Here are 5 tips for better bouyancy we find especially useful.
It sounds so simple, but when there are mantas in the water it is hard to relax and exhale, and this can affect your bouyancy. Many divers have trouble with their decent especially. Our advice is don’t rush your decent. Take your time, wash your mask, check your buddies, look around and only descend when you are relaxed and ready.
Underwater it becomes even more important to find a slow, steady rhythm of inhaling and long exhaling. For better buoyancy control try kicking only when you exhale and rest on the inhalation. Keep your shoulders and hips relaxed, kick slow and enjoy your dive.
Here on Lembongan we often wear 5 mm, long wetsuits. These wetsuits are particularly buoyant at the surface, however once underwater the neoprene compresses and they lose a significant amount of positive buoyancy. If you can master tip #1 then you’ll find you won’t need so many weights once you have descended just a few meters.
Also new wetsuits are more buoyant than older wetsuits. Over time and few use the neoprene breaks down and wetsuits float less ad so reducing bouyancy, however they won’t be as warm.
Lastly, find the wetsuit that fits you properly. If the wetsuit is too baggy there will be lots of air trapped inside the suit making buoyancy more difficult, also it won’t keep you nearly as warm.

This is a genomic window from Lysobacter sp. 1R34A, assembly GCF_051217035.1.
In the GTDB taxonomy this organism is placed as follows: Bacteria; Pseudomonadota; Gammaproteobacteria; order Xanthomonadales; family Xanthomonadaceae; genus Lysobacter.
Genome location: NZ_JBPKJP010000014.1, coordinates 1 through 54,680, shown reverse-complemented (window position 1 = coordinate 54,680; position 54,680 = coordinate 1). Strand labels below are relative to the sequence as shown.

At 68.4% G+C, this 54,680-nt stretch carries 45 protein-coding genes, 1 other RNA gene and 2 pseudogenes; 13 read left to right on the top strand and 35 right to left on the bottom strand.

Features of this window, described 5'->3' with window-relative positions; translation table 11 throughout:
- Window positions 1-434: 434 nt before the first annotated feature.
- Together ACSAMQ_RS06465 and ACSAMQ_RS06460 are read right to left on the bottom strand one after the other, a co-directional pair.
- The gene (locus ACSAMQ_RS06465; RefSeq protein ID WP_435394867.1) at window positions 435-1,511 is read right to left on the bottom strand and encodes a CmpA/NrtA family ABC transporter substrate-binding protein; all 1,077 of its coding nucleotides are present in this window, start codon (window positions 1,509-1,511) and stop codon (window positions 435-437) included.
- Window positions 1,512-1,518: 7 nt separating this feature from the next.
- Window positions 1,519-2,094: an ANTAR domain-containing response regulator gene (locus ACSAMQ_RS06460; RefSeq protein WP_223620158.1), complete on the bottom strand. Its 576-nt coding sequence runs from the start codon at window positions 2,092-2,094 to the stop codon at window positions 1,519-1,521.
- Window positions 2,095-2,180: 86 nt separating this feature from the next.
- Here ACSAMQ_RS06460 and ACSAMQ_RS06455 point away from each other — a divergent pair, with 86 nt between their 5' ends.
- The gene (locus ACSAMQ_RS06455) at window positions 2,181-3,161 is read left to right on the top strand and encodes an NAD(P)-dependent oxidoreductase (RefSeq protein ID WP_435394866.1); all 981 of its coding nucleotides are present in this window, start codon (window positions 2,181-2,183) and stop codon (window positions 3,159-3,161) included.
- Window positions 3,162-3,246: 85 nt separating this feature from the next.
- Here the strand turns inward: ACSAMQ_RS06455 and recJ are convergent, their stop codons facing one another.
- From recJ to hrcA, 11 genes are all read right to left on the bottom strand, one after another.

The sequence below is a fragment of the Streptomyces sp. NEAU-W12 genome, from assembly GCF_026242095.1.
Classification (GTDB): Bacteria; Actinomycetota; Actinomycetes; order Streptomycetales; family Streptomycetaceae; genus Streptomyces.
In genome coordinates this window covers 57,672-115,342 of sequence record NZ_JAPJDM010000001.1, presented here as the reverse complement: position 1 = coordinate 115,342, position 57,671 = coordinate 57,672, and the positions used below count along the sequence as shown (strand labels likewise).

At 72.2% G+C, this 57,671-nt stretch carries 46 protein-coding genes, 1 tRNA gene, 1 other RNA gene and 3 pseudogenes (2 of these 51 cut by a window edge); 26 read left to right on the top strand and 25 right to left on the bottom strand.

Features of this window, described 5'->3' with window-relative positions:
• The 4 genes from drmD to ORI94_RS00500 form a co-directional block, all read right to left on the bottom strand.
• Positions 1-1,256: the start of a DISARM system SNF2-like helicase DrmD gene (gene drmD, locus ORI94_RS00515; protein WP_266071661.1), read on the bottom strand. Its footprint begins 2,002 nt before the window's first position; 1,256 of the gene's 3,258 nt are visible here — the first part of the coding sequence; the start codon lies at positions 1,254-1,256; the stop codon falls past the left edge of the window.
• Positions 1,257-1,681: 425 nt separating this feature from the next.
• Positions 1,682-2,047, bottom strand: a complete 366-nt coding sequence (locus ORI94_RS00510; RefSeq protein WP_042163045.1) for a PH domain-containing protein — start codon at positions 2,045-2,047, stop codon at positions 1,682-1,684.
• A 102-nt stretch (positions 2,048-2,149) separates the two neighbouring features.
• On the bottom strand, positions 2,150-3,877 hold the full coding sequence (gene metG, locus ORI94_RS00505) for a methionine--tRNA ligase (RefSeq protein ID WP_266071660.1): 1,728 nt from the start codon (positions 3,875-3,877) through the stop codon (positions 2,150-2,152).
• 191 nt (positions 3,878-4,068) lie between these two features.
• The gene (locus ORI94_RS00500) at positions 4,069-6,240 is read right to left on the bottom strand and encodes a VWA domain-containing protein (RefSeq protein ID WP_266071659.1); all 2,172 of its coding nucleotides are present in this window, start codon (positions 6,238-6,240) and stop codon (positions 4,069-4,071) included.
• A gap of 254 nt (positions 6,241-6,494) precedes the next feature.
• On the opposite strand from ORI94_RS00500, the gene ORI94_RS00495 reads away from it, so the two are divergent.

In the revised Open Water course there is a new emphasis on improving bouyancy by teaching students to be diving in the “trim” position. What does this mean? It means divers should have flat body position, with the back slightly arched and the knees in line with the shoulders.
The waters around Nusa Lembongan and Nusa Penida are well known for their currents, so divers with good body position are better able to control their buoyancy in the water column. Your body works just like a wing, so divers with an angled body position have a wider surface for current to push them in different directions.
One of the most common problems with buoyancy control is that the diver is over weighted. Having too much weight makes buoyancy control more difficult because the diver is constantly having to add and release large amounts of air from their BCD.
For certified divers diving with a dive guide we often recommend divers improve their bouyancy try slowly reducing the amount of weights they use. The guides always have a spare weight they can give away and by experimenting with their weighting divers can find the number that is right for them.
We also find that moving weights from the belt to the tank strap can help bring a divers torso down which goes back to tip #3.
There are no quick fixes or shortcuts, but by staying in shape you will find buoyancy control easier. Students that do some sort of physical activity outside of diving often have better body co-ordination. They are able to watch how their instructor positions their body or kicks and copy these body movements. Whether it is yoga, dancing, football, or just going for a walk by taking care of your body you will find diving easier and more relaxing.
To learn more about bouyancy control consider enrolling in the PADI Peak Performance Buoyancy course!
We hope to see you on Lembongan soon!